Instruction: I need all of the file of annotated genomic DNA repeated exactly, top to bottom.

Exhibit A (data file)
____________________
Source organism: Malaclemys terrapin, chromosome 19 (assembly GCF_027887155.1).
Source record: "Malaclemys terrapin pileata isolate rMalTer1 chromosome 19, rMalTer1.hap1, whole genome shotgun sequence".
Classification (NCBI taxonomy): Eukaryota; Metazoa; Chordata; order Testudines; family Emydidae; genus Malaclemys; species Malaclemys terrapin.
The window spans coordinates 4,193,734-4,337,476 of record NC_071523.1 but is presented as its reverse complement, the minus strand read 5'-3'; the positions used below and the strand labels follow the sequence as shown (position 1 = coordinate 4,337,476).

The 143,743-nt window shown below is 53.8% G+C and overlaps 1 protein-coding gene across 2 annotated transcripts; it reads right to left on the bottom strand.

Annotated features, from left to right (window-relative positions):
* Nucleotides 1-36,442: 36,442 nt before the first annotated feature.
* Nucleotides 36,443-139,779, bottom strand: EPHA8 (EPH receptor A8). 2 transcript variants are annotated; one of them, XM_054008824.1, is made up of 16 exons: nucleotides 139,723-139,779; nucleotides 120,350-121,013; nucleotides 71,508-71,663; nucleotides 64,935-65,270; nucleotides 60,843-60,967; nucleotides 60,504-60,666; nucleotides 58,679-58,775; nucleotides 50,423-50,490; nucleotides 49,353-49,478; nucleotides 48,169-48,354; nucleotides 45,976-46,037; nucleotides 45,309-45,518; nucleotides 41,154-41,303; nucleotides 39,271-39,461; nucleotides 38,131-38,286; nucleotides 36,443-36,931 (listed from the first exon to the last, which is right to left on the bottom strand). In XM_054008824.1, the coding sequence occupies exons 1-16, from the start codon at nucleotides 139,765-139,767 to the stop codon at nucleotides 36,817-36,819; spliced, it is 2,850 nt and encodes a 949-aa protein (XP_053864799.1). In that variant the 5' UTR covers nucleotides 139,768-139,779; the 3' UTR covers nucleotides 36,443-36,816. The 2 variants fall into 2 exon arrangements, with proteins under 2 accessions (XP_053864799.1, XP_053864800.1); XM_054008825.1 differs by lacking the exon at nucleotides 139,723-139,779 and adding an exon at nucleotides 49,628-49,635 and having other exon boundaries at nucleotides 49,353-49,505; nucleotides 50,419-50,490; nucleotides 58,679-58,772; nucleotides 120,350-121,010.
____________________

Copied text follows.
Source organism: Malaclemys terrapin, chromosome 19 (assembly GCF_027887155.1).
Source record: "Malaclemys terrapin pileata isolate rMalTer1 chromosome 19, rMalTer1.hap1, whole genome shotgun sequence".
Classification (NCBI taxonomy): Eukaryota; Metazoa; Chordata; order Testudines; family Emydidae; genus Malaclemys; species Malaclemys terrapin.
The window spans coordinates 4,193,734-4,337,476 of record NC_071523.1 but is presented as its reverse complement, the minus strand read 5'-3'; the positions used below and the strand labels follow the sequence as shown (position 1 = coordinate 4,337,476).

The 143,743-nt window shown below is 53.8% G+C and overlaps 1 protein-coding gene across 2 annotated transcripts; it reads right to left on the bottom strand.

Annotated features, from left to right (window-relative positions):
* Nucleotides 1-36,442: 36,442 nt before the first annotated feature.
* Nucleotides 36,443-139,779, bottom strand: EPHA8 (EPH receptor A8). 2 transcript variants are annotated; one of them, XM_054008824.1, is made up of 16 exons: nucleotides 139,723-139,779; nucleotides 120,350-121,013; nucleotides 71,508-71,663; nucleotides 64,935-65,270; nucleotides 60,843-60,967; nucleotides 60,504-60,666; nucleotides 58,679-58,775; nucleotides 50,423-50,490; nucleotides 49,353-49,478; nucleotides 48,169-48,354; nucleotides 45,976-46,037; nucleotides 45,309-45,518; nucleotides 41,154-41,303; nucleotides 39,271-39,461; nucleotides 38,131-38,286; nucleotides 36,443-36,931 (listed from the first exon to the last, which is right to left on the bottom strand). In XM_054008824.1, the coding sequence occupies exons 1-16, from the start codon at nucleotides 139,765-139,767 to the stop codon at nucleotides 36,817-36,819; spliced, it is 2,850 nt and encodes a 949-aa protein (XP_053864799.1). In that variant the 5' UTR covers nucleotides 139,768-139,779; the 3' UTR covers nucleotides 36,443-36,816. The 2 variants fall into 2 exon arrangements, with proteins under 2 accessions (XP_053864799.1, XP_053864800.1); XM_054008825.1 differs by lacking the exon at nucleotides 139,723-139,779 and adding an exon at nucleotides 49,628-49,635 and having other exon boundaries at nucleotides 49,353-49,505; nucleotides 50,419-50,490; nucleotides 58,679-58,772; nucleotides 120,350-121,010.